The Danakil Depression is one of the remotest and hostile places on Earth with temperatures soaring above 50 degrees in the summer. For us it only reached 44 degrees. A tad colder but jackets definitely not required! It is also one of the lowest places in the world at 100m below sea level.
It is located in the north of Ethiopia in the Afar region near the border with Eritrea.
From the city of Mekele our group were split into jeeps with four persons in each one. Our first mission on the three day tour of the Depression was a night climb up the active Erta Ale volcano to see the bubbling lava pool inside the crater.
Our jeeps were visually numbered 1 to 7 and the leader was adamant that our convoy of jeeps remain in number order. However, Davit our driver (of course we shortened his name to Dave) of Jeep number 3 was having none of this nonsense! He was a racer and sped along the vast sand plains passing jeeps 1 and 2 to make it to the front. We won! This basically meant we then had to wait for all the other jeeps to catch up in the soaring temperature of 44 degrees.
The jeeps took us to the Erta Ale basecamp which was a bunch of huts in the middle of the bush. It was a shame as there were so many empty water bottles and rubbish scattered around.
At 7.50pm we set off in the dark. It was an interesting walk which involved following the camels that were carrying the ‘non-walkers’ and also our sleeping bags and mattresses for the alleged sleep that we were going to have at the crater edge.
Lights from the torches bobbing up and down in a long trail looked like fairy lights on a Christmas tree. Nearly four hours later (due to numerous stops for the slow hikers) we made it to the top.
A few times I did wonder if I’d make it to the top when our military escort, with his machine gun hung casually over his shoulders, had it pointed directly at my head as I walked behind him. A tad unnerving to say the least!
At midnight we are stumbling over the rocks and gingerly walking over the delicate thin layers of fresh lava rock which felt like it was going to collapse under your feet at any moment. Single file was vital. Our guide knew which areas of ground were safe and which would collapse under our weight.
The red glow from the lava pool could be seen through the smoky haze but it was obscuring our view of the bubbling lava pool. It could be heard. A loud rumble and the sound of crashing waves filled our ears as the hot lava bubbled and swooshed inside the crater. We hovered over the edge suffocating on the toxic sulphuric fumes for over an hour seeing only a wall of white smoke.
Had this been in a western country we would not be peering over the edge of an active volcano with lava that was bubbling angrily as if getting ready to erupt at moment. We would be on a viewing platform at least a few miles away. I would not be using my thin scarf over my nose and mouth in an attempt not to inhale the poisonous fumes. Gas masks would be compulsory. But as they say ‘TIA’…this is Africa.
At 1am we went to ‘bed’. This consisted of a thin mattress and sleeping bag on the ground with ‘bedrooms’ separating each jeep group via a line of rocks.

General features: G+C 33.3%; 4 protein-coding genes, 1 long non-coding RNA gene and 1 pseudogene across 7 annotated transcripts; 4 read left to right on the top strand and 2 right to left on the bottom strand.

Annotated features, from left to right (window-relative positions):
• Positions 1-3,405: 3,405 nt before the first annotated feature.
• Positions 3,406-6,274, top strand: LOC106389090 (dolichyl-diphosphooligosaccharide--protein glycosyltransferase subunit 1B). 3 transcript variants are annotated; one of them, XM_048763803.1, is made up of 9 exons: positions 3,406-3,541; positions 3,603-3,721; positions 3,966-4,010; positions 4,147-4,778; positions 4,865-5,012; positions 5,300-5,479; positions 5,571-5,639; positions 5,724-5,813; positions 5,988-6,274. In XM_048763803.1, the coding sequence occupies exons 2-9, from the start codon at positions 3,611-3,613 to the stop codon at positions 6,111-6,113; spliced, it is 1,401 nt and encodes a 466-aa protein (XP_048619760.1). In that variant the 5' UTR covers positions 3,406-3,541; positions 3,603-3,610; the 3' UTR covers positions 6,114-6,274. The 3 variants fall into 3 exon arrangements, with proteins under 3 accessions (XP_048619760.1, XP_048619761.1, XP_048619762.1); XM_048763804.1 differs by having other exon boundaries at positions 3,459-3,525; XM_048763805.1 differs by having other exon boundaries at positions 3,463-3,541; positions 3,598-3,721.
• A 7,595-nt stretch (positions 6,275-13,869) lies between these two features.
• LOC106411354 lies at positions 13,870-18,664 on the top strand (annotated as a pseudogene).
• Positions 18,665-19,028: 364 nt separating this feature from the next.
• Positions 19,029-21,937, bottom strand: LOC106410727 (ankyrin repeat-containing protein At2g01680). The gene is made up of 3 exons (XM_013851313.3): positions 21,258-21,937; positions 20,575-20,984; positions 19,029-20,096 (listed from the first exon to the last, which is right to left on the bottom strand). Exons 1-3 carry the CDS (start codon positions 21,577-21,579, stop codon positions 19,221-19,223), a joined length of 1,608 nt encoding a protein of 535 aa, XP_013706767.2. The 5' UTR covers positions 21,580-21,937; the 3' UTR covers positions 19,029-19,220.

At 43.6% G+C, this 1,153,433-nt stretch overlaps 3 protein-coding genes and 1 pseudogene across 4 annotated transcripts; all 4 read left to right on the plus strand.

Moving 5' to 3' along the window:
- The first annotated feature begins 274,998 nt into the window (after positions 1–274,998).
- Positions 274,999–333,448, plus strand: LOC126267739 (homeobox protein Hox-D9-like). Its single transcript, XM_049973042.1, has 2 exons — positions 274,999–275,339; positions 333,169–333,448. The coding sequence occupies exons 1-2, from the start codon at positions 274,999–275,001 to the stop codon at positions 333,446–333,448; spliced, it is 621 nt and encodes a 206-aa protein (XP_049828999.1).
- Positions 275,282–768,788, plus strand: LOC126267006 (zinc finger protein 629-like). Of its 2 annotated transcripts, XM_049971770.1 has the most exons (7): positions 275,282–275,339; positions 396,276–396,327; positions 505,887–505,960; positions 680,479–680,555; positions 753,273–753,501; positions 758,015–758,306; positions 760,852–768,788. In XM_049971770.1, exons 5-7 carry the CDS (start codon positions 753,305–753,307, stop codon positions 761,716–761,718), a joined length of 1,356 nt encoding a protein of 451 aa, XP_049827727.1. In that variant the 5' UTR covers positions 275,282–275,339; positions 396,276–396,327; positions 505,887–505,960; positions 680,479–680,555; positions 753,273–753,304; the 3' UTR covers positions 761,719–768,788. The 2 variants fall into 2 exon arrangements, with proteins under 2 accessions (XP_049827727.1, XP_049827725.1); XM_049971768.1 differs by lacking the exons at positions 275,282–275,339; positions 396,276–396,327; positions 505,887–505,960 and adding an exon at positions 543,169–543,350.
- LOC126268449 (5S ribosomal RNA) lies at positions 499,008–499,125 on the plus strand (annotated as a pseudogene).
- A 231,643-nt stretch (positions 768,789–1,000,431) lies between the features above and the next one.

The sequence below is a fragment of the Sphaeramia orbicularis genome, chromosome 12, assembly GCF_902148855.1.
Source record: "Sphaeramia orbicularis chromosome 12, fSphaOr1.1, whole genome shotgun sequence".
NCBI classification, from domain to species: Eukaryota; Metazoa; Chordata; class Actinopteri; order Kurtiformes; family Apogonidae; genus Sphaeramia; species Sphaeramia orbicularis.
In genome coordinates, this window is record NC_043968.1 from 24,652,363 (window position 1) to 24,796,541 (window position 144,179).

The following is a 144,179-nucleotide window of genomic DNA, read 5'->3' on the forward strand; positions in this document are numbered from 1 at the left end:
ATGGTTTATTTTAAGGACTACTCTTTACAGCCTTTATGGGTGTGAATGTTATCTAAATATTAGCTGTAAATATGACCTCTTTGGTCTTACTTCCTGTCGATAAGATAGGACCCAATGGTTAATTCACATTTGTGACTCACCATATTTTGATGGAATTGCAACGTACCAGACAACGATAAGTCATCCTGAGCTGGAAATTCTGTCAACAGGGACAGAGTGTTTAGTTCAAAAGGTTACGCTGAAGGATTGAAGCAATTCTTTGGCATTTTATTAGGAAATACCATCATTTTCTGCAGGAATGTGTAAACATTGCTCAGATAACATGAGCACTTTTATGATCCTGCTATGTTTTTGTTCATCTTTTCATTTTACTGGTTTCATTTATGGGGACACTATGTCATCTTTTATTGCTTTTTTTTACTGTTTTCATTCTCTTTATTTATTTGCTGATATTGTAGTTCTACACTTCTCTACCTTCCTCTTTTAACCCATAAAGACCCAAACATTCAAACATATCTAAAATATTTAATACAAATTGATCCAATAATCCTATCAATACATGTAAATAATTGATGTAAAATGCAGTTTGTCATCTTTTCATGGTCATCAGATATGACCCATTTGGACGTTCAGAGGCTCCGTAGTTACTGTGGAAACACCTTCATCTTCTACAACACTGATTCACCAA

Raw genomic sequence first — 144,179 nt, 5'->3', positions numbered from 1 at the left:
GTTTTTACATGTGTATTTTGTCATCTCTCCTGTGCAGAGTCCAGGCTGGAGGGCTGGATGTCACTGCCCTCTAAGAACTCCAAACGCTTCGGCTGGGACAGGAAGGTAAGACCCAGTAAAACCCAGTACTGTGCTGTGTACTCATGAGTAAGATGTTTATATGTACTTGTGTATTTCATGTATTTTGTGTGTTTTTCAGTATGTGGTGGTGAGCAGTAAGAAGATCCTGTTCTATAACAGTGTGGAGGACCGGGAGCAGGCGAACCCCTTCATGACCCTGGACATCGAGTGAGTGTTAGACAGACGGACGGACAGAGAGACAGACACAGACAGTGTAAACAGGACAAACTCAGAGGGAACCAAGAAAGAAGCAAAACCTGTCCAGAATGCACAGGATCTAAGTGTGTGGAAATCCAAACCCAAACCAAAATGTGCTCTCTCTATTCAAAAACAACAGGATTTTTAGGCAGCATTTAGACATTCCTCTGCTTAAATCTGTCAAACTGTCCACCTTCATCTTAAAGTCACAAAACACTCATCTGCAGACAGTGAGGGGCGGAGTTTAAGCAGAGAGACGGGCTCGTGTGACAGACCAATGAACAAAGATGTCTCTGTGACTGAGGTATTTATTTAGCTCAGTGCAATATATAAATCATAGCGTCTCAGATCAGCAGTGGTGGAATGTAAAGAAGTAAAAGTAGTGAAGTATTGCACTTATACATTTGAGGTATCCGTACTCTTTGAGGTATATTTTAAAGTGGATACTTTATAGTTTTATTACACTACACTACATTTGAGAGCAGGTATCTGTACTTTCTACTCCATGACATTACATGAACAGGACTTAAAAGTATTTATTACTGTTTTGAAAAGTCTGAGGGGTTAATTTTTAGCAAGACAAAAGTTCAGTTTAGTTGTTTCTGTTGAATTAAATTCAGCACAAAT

An unnecessary 4.30am wake up call was made for the people wishing to make a second attempt to see the lava pool. Strangely over half decided not to go. But I was ready. Looking like a bandit with my scarf covering my nose and mouth I headed back in the dark to the rim of the volcano.
Still the sulphuric smoke swirled around us. My retching returned as I fought for breath. My eyes clamped shut from the stinging fumes.
Yarikh, a fellow traveller, kept ducking down and shouting “it’s much easier to breathe with your head nearer the ground” as another waft of the sulphuric gases blew over us. Meanwhile I’m choking and gagging, stumbling blindly over the rocks in an attempt to get away from the crater edge. It felt like someone had thrown sand and acid into my face; burning my eyes making it impossible to open them.
Finally the smoke disbanded and we could see the elusive lava pool! It was a dramatic sight. Very surreal. To be face to face with a huge lake of molten lava was unreal. Boiling like a witches caldron. An unforgettable experience.
The next two days took us to even more unearthly sights in the Danakil Depression. Dallol, an alien landscape of fluorescent yellows, greens and browns. Sulphur springs and iron oxide creating this painter’s pallet. We were told that during the hottest period walking outside of the jeep is limited to twenty minutes due to the extremely toxic fumes that could damage your eyes and I assume your lungs too!
Lake Asale and the dry, cracked salt pan is where the Afar people hack out blocks of salt from the ground. Caravans of camels transport them to Mekele. Unfortunately it was a Friday when we visited which is their day of rest. Not a worker or camel in sight. We did however see rows of camels on the road back to Mekele carrying the mined salt. This process takes days to complete.
Finally, Lake Afdera (102m below sea level) is a salt lake and one of the key producers of salt in Ethiopia. It is also a nice location to chill whilst having a float in the lake but if you have any wounds get ready for the sting!
For me this peculiar part of the world is a must see in Ethiopia. It is seriously like walking on another planet. Just make sure you take sunscreen and a scarf!
Ethio Travel and Tours – I would certainly recommend this company for tours in the Danakil Depression; they were outstanding.